Nerves, Neuroglia and Neurotransmission
Nerves and various neuro communication
networks are so important
with our ability to communicate within the body.
The brain has to be able to control
the various limbs to undergo movement.
Has to be able to control things like organs, so
you get blood flow and so you get digestion to occur
and how you do that is all via nerves.
Any individual nerve has a
number of structural components.
And I know this is not an anatomy class,
we’re gonna go through a couple of those now
because we need to use them in physiology
to better understand how this communication works.
So if we start off with the soma or cell body,
this is where, we’re going to have the
nerve packets of neurotransmitters
are going to be produced.
You noticed there are some small dendrites
usually around the nerve body or the soma?
These can be part of the communication network
to be able to receive signals.
Then you notice that we go down to the axon.
And there’s a specialized region of the axon
known as the axon hillock.
Here we then have some glial cells
that are wrap in around our axon.
You’ll see these various Nodes of Ranvier.
And finally we get to the synapses themselves.
And these are little terminal buttons
sometimes called boutons.
If we go all the way to those axon terminals
to start off our process.
Because this is where communication is actually happening.
You need to electrically provide information
down the axon but once we get to the axon terminal,
we still need to communicate pass the synapse.
You noticed there’s a little gap there.
We can’t pass electricity across that gap.
We are going to have to put a substance
out into the synaptic cleft.
have a diffuse across and bind
to the post synaptic receptor.
How do we get the neurotransmitter to be released?
First, we need to get the neurotransmitter
to the axon terminal.
Those are transported down the axon
cause usually there’s not the production capacity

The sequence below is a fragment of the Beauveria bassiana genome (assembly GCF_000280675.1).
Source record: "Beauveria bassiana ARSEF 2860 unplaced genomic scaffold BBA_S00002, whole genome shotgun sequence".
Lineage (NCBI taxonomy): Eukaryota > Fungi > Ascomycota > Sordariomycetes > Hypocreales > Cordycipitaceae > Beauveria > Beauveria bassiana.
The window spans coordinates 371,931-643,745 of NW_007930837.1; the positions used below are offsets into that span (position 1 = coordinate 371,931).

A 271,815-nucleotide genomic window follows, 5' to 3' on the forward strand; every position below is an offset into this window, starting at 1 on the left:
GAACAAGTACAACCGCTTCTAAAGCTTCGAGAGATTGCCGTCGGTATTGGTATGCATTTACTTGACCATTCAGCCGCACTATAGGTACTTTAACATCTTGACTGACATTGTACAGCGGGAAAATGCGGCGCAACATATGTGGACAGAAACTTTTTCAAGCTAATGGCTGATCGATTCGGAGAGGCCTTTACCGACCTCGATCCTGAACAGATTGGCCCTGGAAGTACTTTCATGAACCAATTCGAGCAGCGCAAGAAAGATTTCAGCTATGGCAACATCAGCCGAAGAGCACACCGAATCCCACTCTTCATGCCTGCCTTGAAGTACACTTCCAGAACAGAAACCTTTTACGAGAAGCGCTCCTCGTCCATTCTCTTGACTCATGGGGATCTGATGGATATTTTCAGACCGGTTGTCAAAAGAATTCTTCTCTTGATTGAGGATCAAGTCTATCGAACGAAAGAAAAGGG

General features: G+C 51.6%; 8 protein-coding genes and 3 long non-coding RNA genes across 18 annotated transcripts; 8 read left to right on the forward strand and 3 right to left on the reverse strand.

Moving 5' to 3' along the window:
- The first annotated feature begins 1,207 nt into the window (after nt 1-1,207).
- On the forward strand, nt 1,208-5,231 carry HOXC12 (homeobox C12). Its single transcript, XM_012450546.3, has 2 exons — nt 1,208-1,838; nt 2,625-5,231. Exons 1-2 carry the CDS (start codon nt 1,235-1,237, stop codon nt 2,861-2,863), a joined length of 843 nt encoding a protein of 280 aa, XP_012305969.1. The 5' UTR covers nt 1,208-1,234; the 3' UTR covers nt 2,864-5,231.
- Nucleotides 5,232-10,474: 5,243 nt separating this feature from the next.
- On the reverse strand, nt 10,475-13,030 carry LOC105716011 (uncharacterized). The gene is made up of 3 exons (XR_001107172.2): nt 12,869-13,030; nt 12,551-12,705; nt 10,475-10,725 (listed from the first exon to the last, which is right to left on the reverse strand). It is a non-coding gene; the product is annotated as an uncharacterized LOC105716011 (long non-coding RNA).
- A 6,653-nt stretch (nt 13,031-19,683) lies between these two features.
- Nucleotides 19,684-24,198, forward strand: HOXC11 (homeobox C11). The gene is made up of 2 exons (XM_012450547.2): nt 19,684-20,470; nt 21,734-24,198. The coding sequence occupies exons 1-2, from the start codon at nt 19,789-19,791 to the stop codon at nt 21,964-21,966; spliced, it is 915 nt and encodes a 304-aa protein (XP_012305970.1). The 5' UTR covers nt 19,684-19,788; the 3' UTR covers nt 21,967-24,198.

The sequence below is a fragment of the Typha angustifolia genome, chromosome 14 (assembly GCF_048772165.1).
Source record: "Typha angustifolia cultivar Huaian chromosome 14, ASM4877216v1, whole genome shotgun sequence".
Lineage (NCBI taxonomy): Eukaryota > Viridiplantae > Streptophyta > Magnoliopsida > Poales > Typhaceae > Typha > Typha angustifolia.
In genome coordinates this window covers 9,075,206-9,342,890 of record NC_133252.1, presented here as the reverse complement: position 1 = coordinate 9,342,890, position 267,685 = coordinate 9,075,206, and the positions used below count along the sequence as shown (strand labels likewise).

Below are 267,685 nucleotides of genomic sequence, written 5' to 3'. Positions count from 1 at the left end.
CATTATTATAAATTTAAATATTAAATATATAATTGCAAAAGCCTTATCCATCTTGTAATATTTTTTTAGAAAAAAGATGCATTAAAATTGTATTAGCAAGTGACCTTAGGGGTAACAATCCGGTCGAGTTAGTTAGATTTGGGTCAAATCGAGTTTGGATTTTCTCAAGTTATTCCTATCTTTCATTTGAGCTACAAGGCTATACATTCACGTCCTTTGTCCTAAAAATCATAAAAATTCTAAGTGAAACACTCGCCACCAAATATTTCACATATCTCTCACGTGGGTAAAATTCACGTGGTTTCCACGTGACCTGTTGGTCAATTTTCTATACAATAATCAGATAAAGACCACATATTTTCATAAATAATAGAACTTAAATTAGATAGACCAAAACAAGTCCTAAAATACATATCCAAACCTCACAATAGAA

in these axon terminals.
So those are travelling down as vesicles.
The vesicles then are store within the axon terminal.
Here we need to now have some way to activate them.
To get them to want to go to the synaptic cleft
that dump out their substance.
The signal is electrical.
It is an electrical signal that’s coming down the axon
which then stimulates voltage-gated calcium channels.
These voltage-gated calcium channels
allow calcium influx into the axon terminal.
Why does calcium want to travel into the cell?
Because of the concentration gradients.
So there is more calcium on the outside the cell
then inside the cell,
and that allows this concentration gradient to work.
Once calcium is in the axon terminal,
it causes a reaction with the vesicle
to want to migrate towards the synaptic cleft dock,
infuse and spill its quanta of neurotransmitter
into the synaptic cleft.
It then diffuses across to a postsynaptic receptor,
and binds that receptor, and has an action.
usually in some sort of allowing for ions
to travel through or maybe causing a cascade response
within that postsynaptic cell.
So this whole process is done simply to get across
that little gap that we can’t pass electricity acrossed.
The quanta of neurotransmitter that’s released
can be classified into
a number of different classification schemes.
Small molecules such as amino acids
and good examples of these would be
glutamate, GABA, glycine, all fit
in these amino acid classification.
Cholinergic classification that’s acetylcholine.
Catecholamines are things like dopamine,
norepinephrine and epinephrine.
And finally, our monoamines are things
like serotonin and histamine.
Those are small molecule classification
for our neurotransmitters.
But we also have some peptide.
Peptide transporters are things like opioids.
We also have other ones that serve various functions
such as in the enteric nervous system.
So these peptide or neurotransmitters are important
in the process of giving the information across.
We may not use them quite as much as we do
some of those small molecule ones.
But they’re very important in specific areas of the body.